This mural was painted by Bert Hill in 1945 to mark the Liberation
The 9 May 1945 is a day that will never be forgotten in Guernsey's history.
On that day the island (along with Jersey and Herm) was liberated following five years of occupation.
Richard Heaume, owner of the German Occupation Museum, said as liberation neared locals were "following the demise of the Third Reich".
He added that the process "was very drawn out" up until 8 May and the German surrender in Europe and after that "we knew we would be liberated".
Following the official surrender of Germany on VE Day the German authorities in Guernsey allowed the locals to fly their own flags for the first time in five years from 1500 in recognition of this.
Guernsey was occupied by Germany from June 1940 to May 1945
The Channel Islands were the only part of the British Isles to be occupied
While residents remained on most islands Alderney was completed evacuated and became the location of several concentration camps
Sark celebrate their Liberation Day a day later than Guernsey and Jersey on 10 May
Alderney celebrate Homecoming Day rather than Liberation Day on 15 December
Richard explained that despite this: "The German government hadn't officially sanctioned the surrender of the Channel Islands and the German commander, Admiral Hoffmeier, refused to surrender on 8 May and it wasn't until the early hours of 9 May that he allowed the garrison of the Channel Islands to surrender."
For Guernsey this act was completed by Major General Hiner and Captain Lieutenant Zimmerman aboard the HMS Bulldog which was moored in the Little Russell.
From that point the British troops came ashore to great celebration from the harbour side as immortalised in the famous pictures taken on the day.
However, this was not the end of the process, though the island was officially liberated and the German troops laid down their guns on 9 May the island was still littered with land mines and the still present bunkers.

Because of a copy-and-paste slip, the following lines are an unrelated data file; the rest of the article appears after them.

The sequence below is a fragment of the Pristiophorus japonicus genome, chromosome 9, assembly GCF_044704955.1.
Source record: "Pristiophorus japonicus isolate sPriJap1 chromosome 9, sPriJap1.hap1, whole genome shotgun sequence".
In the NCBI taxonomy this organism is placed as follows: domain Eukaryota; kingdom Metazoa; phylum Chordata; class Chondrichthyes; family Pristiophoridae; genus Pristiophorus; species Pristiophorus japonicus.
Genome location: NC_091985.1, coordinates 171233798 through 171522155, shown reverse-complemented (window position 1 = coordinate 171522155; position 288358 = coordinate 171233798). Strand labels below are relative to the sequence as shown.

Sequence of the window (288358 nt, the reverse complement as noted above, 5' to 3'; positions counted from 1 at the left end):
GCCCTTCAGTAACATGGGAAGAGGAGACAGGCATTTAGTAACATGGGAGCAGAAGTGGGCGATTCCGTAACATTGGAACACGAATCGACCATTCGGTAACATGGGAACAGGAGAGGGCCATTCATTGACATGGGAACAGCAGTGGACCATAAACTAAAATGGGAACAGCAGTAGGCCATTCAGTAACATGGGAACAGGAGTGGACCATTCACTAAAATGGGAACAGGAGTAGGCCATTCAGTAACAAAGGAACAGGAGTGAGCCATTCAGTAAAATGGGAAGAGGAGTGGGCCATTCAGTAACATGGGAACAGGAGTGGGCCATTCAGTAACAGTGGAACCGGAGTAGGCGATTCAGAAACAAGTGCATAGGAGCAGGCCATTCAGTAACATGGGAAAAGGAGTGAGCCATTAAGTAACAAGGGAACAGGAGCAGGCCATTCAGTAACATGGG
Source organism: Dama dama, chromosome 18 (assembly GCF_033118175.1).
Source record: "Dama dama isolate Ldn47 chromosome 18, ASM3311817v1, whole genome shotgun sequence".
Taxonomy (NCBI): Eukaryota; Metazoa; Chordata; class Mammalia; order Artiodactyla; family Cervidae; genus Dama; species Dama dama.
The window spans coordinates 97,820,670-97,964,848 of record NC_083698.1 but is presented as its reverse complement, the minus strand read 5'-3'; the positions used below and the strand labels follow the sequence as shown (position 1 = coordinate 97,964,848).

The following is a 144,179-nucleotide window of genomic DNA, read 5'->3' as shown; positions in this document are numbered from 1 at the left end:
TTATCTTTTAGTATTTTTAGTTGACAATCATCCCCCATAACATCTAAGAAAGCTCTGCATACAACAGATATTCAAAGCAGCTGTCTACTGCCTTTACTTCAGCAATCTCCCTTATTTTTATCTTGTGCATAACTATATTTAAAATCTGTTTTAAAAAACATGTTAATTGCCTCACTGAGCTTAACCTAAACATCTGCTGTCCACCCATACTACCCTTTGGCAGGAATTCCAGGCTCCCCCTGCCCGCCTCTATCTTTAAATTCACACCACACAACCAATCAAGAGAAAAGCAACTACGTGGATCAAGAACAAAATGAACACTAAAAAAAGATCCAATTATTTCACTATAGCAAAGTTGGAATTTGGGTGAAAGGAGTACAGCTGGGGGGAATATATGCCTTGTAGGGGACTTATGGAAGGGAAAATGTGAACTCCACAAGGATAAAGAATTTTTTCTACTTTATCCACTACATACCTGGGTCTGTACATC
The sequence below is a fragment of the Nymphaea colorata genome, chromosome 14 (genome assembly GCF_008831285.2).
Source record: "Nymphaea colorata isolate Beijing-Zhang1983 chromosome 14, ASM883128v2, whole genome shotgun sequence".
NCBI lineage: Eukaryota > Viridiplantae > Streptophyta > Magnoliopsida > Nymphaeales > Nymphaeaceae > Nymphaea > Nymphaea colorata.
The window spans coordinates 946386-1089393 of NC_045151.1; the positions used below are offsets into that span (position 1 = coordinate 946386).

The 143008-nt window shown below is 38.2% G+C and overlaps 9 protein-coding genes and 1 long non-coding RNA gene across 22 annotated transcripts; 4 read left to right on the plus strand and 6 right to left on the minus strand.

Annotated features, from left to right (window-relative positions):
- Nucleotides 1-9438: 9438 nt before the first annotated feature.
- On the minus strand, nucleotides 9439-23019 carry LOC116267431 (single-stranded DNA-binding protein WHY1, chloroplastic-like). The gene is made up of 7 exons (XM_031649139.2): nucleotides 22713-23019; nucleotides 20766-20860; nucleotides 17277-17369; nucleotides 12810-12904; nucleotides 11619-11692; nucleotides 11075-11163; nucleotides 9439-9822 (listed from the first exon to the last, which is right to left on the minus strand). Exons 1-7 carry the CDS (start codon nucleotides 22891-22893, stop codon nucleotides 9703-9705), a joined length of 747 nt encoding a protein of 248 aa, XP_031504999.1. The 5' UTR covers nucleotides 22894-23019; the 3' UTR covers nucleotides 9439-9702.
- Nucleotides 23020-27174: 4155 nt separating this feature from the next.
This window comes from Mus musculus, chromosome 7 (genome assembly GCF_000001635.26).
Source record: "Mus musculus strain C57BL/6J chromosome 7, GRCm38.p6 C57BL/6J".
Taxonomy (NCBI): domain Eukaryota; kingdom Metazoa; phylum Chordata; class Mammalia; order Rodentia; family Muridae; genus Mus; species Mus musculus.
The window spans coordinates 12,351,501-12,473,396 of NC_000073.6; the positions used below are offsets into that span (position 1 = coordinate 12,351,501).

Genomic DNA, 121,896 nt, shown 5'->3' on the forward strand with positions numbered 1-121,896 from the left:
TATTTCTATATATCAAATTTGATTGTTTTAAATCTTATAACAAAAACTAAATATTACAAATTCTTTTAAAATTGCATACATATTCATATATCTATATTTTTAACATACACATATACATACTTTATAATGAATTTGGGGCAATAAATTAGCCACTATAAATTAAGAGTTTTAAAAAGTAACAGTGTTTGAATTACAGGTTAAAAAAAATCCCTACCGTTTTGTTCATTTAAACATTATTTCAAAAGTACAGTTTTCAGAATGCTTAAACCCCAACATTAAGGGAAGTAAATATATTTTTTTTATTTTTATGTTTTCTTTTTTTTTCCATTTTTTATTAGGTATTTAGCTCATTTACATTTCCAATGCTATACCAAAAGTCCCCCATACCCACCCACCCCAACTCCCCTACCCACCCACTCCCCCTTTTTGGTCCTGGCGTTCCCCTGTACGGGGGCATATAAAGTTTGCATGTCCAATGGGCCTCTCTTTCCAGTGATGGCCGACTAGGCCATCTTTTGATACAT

Richard explained that the German soldiers were rounded up and moved to the camps that had been built for foreign workers during the war. He said: "The Germans were here as prisoners of war... [they were housed] in the north part of the island waiting to be shipped out."
As the war neared its end the only food making its way into Guernsey was the Red Cross parcels, famously delivered by the SS Vega, but otherwise food was scarce and many were malnourished.
A British soldier hands out items to Guernsey people on Liberation Day
Because of this one of the first things that was done was food supplies were brought to the island. The landing craft used to deliver the large amounts of supplies were too big to land in St Peter Port and so landed on the beach at L'Ancresse, starting on 12 May.
The landing craft were then used to transport the German prisoners of war to the UK. Though Richard explained that 1,000 of them remained behind for longer to help the clear up operation, removing landmines and dismantling the large guns, which were then dumped out to see, many in Herd Deep off Alderney.
Other items were stored in the various tunnels that had been dug during the occupation and were gradually dismantled for parts and scrapped.
Richard said it took the "best part of a year before we were back to normal" as the evacuees returned over the summer and life began to settle back into its own routine.
Liberation is still marked each year in Guernsey on 9 May with everything from church services to live music (often written and rehearsed in one of the many bunkers left over from the occupation, which have been converted into sound proof rehearsal spaces).
Richard said: "It is important that the children of today realise what it's all about."